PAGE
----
Kerry eyes Moscow trip as Russian pullout boosts peace hopes
The first of Russia's warplanes to leave Syria received a hero's welcome back home Tuesday, starting a surprise withdrawal the West hopes could boost peace talks by pressuring Damascus.
In a sign of potential progress, US Secretary of State John Kerry announced he will travel to Moscow next week for talks with Russian President Vladimir Putin, to "try to take advantage of this moment."
In Geneva meanwhile the UN envoy mediating peace talks said Syria's opposing sides have submitted documents outlining broad principles for a political solution to the country's five-year civil war.
In a surprise move Monday, Putin ordered the "main part" of Russia's forces out of the war-torn nation, but the Kremlin denied it was trying to pressure its long-time ally President Bashar al-Assad of Syria.
Russia will, however, keep a contingent at its air and naval bases in Syria and a senior official said strikes against "terrorist targets" would continue.
Syrian Observatory for Human Rights director Rami Abdel Rahman told AFP that "Russian helicopters and warplanes, that are likely Russian" had struck IS targets around the ancient city of Palmyra. There was no official confirmation from Moscow.
- 'Take advantage of moment' -
The West is watching closely to see what Russian forces do. In Washington, the White House said "the earliest indications are that the Russians are following through" on the decision to withdraw troops.
Later Monday Kerry announced he will hold talks with Putin and Russian Foreign Minister Sergei Lavrov in Moscow next week.
The talks will "discuss how we can effectively move the political process forward and try to take advantage of this moment," Kerry said.
Kerry did not give a date for the planned visit, but his spokesman told reporters it would be after Tuesday next week, when the US envoy returns from a trip to Cuba with President Barack Obama.
UN peace envoy Staffan de Mistura described the withdrawal announcement as a "significant development" for talks that began Monday in Geneva, the latest push to end the brutal conflict as it enters its sixth year.
"We hope (this) will have a positive impact on the progress of the negotiations," he said in a statement.
If the Geneva talks make progress, Syria's main opposition group told AFP Tuesday it would be ready to negotiate in the same room with the regime instead of via a mediator.
After the second day of talks, the UN mediator told reporters he would try to "analyse" the positions offered by the regime and opposition in a bid to find any possible common ground.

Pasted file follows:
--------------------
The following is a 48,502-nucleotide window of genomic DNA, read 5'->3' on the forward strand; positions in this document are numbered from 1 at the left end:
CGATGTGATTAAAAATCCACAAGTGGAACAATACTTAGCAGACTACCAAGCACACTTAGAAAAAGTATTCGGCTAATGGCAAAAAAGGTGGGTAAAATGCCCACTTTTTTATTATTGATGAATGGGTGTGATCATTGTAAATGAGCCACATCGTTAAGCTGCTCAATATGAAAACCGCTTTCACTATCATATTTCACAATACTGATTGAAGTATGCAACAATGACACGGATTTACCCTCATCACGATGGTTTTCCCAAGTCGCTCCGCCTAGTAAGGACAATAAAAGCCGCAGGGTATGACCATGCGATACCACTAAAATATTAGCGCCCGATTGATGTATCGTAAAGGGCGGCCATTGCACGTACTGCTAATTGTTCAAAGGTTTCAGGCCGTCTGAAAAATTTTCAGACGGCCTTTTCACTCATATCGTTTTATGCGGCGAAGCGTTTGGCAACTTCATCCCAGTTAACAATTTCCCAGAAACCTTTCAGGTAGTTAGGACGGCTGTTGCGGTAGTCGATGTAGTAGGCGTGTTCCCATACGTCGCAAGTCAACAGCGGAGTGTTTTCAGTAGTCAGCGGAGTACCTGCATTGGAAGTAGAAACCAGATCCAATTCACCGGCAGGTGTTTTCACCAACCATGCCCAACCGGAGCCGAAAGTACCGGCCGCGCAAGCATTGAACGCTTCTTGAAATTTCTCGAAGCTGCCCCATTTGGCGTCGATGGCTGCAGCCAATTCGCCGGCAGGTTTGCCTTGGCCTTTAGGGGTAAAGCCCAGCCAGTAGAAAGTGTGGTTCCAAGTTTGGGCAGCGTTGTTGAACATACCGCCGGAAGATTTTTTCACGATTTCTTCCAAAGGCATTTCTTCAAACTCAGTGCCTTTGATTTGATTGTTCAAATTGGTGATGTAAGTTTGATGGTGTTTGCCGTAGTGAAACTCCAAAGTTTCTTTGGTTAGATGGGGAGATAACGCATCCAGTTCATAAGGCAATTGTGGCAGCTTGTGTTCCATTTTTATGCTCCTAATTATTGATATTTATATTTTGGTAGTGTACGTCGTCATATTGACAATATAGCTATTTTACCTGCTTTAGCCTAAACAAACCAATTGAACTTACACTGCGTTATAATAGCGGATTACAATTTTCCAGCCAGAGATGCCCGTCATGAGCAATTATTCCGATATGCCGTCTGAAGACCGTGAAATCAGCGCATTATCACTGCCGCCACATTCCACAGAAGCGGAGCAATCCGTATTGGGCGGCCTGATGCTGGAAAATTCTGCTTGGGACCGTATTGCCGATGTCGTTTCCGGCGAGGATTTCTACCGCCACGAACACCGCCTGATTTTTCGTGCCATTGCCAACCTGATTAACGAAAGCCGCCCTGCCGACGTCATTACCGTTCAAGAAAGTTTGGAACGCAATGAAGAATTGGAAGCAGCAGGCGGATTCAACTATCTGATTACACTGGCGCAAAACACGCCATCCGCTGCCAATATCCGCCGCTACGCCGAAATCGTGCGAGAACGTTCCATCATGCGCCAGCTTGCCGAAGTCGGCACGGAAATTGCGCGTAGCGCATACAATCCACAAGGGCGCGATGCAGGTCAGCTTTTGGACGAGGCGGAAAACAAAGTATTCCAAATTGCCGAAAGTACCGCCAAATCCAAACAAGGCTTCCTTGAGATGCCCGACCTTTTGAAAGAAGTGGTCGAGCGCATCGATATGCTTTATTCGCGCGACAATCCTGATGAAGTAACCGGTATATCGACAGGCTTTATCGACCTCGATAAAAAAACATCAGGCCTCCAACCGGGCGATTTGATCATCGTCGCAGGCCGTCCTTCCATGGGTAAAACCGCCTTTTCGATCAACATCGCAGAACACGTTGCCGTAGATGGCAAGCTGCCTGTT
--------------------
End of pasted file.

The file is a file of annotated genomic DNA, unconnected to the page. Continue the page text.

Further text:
"We... exchanged some papers but also ideas on how to get deeper at the next meeting on the issue of transitional processes," de Mistura said.
Putin said Monday that Moscow's military goal had been "on the whole" completed some five-and-a-half months and 9,000 combat sorties after the Kremlin launched its bombing campaign in support of Assad.
- West reacts cautiously -
From the start of Russia's military intervention, Putin progressively became more involved in Syria as the United States has stepped back from the Middle East.
As a player in Syria's conflict, Putin was able thrust himself back onto the global scene, exiting from the international isolation stemming from the crisis in Ukraine.
The West reacted cautiously to Putin's announcement. Moscow has yet to specify a timeframe for completing the withdrawal, and a Kremlin official said Russia will keep advanced air defence systems in Syria.
Some governments expressed hope the Russian move could push Assad to negotiate, but in Geneva both sides have so far remained locked in a bitter dispute over his fate.
The Geneva talks opened after a temporary ceasefire between Assad's forces and opponents went into force on February 27 and has largely held, although it does not cover IS jihadists and Al-Qaeda's Syrian affiliate the Al-Nusra Front.
The current round of negotiations aimed at ending the five-year war are so-called proximity talks, with United Nations envoy Staffan de Mistura meeting separately with opposing sides.
"We are ready in the next stage to go in direct negotiations with the regime," the spokesman for the High Negotiations Committee (HNC), Salem al-Meslet told AFP.
German Foreign Minister Frank-Walter Steinmeier said a Russian withdrawal "increases the pressure" on Assad to negotiate, while France's foreign ministry said "anything that helps towards a de-escalation in Syria should be encouraged".
© 2016 AFP